You may not be able to see or smell it, but carbon monoxide leaves certain signs of a leak in your house that you can identify. Here’s a good example: if there’s dripping water or heavy condensation on a window close to where an appliance is installed and you’ve taken steps to reduce moisture, it can be a good indicator of a carbon monoxide leak.

Here are some other signs to look out for:

  • Sooty or brown/yellow stains around a leaking appliance
  • Stale or stuffy air
  • Soot, smoke, or fumes from a chimney or fireplace
  • No upward draft in a chimney flue
  • Fallen soot in fireplaces
  • Solid fuel fires burning slower than usual
  • A pilot light that frequently blows out
  • The smell of exhaust or gas (often accompanies carbon monoxide)
  • A yellow burner flame instead of a clear blue flame on gas stove tops and fireplaces

 

How to tell if your furnace is leaking carbon monoxide

If you’re worried your furnace is leaking carbon monoxide, turn it off and contact a heating and cooling professional. They’ll work with you to identify where your system is leaking and replace parts as needed.

How to treat carbon monoxide poisoning

Carbon monoxide cannot be treated at home.

Carbon monoxide cannot be treated at home. A doctor or nurse will need to take a blood sample so they can determine the amount of CO in the person’s blood. The patient will then receive treatment immediately once they’re in the hospital in order to prevent life-threatening complications.

Carbon monoxide poisoning is often treated with high doses of oxygen applied through a face mask with an oxygen reserve bag. In the case of severe poisoning, a medical team may use hyperbaric oxygen therapy, which delivers super-high doses of oxygen.

It’s also important that anyone with carbon monoxide poisoning not return to the area of poisoning until the leak has been treated. A local fire department or public service company can help find the source of the carbon monoxide leak and let you know whether the building is safe. You can also call your regional poison center at 1 (800) 222-1222 for help.

Preventing carbon monoxide poisoning

The good news: carbon monoxide poisoning is very preventable.

If you have any generators, place them at least 25 feet away from any nearby dwellings. Never leave your car running in the garage or other enclosed space. And make sure propane heaters are used only outdoors.

Below are more steps you can take to detect carbon monoxide early, maintain your appliances, and keep areas well ventilated.

Carbon monoxide detectors

Much like smoke detectors and fire extinguishers are the first tools of fire safety, a solid carbon monoxide detector should be your first line of defense against potential carbon monoxide leaks.

Carbon monoxide detectors can be purchased separately or as part of a larger home security package. Most homes need a couple, and you should put one in the hallway near each sleeping area in your house. Check the batteries at least twice a year—whenever you check the batteries for your smoke alarm—and make sure to replace them as needed.

ASL Take Note

Looking for some extra safety when you’re on vacation? If you opt for a smart CO alarm like the Nest Protect, you can get alerts when it detects high levels of carbon monoxide in your home.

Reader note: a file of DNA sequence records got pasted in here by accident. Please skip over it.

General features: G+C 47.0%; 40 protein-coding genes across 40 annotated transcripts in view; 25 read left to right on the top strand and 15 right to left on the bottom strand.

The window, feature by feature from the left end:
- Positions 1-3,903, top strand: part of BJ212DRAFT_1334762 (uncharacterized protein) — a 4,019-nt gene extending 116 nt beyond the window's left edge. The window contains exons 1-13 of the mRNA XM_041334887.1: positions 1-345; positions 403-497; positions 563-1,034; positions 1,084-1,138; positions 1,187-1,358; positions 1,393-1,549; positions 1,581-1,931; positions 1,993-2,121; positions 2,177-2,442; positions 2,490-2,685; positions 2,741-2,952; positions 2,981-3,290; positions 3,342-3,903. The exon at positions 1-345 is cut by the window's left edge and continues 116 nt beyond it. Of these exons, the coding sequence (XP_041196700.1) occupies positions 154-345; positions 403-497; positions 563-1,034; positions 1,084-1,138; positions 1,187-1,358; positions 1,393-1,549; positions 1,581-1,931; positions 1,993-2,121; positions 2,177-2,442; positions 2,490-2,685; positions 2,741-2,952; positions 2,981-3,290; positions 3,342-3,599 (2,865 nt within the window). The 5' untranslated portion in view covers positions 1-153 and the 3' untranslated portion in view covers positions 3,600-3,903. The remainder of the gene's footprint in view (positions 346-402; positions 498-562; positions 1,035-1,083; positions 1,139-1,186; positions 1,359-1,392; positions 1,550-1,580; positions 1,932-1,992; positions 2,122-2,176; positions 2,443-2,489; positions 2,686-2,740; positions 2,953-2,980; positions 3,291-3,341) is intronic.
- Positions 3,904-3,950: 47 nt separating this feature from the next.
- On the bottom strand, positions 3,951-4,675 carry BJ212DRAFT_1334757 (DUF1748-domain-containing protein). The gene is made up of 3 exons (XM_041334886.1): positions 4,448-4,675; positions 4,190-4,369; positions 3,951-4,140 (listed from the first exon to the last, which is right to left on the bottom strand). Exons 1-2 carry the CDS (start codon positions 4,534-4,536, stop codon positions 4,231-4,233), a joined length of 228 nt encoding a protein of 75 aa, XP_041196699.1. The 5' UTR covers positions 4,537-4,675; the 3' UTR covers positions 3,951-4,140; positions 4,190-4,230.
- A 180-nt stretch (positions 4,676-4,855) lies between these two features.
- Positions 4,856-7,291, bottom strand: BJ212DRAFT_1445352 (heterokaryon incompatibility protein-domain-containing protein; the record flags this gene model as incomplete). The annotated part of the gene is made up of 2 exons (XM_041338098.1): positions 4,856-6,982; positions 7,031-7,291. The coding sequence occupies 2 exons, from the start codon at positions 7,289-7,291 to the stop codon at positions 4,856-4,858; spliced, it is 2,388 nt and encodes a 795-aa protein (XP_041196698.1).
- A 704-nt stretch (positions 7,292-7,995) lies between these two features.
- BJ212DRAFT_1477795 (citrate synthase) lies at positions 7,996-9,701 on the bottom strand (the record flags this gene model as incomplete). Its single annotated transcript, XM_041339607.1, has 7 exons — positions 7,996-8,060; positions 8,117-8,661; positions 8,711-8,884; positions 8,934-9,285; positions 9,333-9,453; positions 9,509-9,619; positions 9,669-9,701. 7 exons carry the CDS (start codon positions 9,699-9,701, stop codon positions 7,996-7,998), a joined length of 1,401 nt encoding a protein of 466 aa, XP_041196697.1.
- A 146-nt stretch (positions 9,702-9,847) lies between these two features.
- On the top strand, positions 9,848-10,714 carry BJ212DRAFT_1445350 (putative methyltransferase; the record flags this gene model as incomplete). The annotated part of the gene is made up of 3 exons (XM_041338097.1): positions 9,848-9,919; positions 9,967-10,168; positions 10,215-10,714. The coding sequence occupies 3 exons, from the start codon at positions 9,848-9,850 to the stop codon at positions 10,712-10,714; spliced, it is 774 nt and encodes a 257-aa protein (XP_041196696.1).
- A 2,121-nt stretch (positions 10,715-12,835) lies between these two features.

If your carbon monoxide detector sounds, evacuate the area immediately. If you’re in a large building where there are too many people to evacuate at once, like an office, open the windows to dilute the concentration of carbon monoxide as people filter out of the building.

From there, call the fire department and ask for medical assistance to be dispatched. Once you’ve relayed to the fire department that there’s a carbon monoxide threat, they’ll be able to locate the leak and turn off its source. Public service officials from utility companies can also correct gas leaks.

Routine appliance maintenance

Routine maintenance will lower your risk of potential exhaust or carbon monoxide leaks. Heating systems, water heaters, and other appliances that burn gas, oil, or coal, should be serviced by a qualified technician every year.

You should also have a mechanic check out the exhaust system of your vehicle every year. A small leak in your car or truck’s exhaust system can lead to a deadly buildup of carbon monoxide in your car.

If you have a fireplace, make sure you have your chimneys and flues swept at least once a year to make sure there’s no blockage.

Maintain ventilation

Be sure to use all gas appliances as recommended: gas ovens will produce too much carbon monoxide if they’re used to heat your home. Gas space heaters should only be used when someone is around to keep an eye on them and windows are open to provide fresh air.

It’s also important to maintain proper ventilation. Any fuel-burning appliance—gas heaters, furnaces, cooking ranges, fireplaces, and the like—should always be used in well-ventilated spaces. Save charcoal grills for outside.

That also goes for painting. Methylene chloride, a solvent found in paint thinner and varnish remover, can break down into carbon monoxide when inhaled. So make sure you keep the windows open when you’re doing a little home improvement.

Conclusion

Carbon monoxide poisoning is dangerous but also entirely preventable. By purchasing a carbon monoxide detector, taking steps to make sure your home is well ventilated, and maintaining your appliances, you can keep your family and your home safe from carbon monoxide poisoning.

 

Sources

  1. CDC, “Carbon Monoxide (CO) Poisoning Prevention
  2. Mayo Clinic, “Carbon Monoxide Poisoning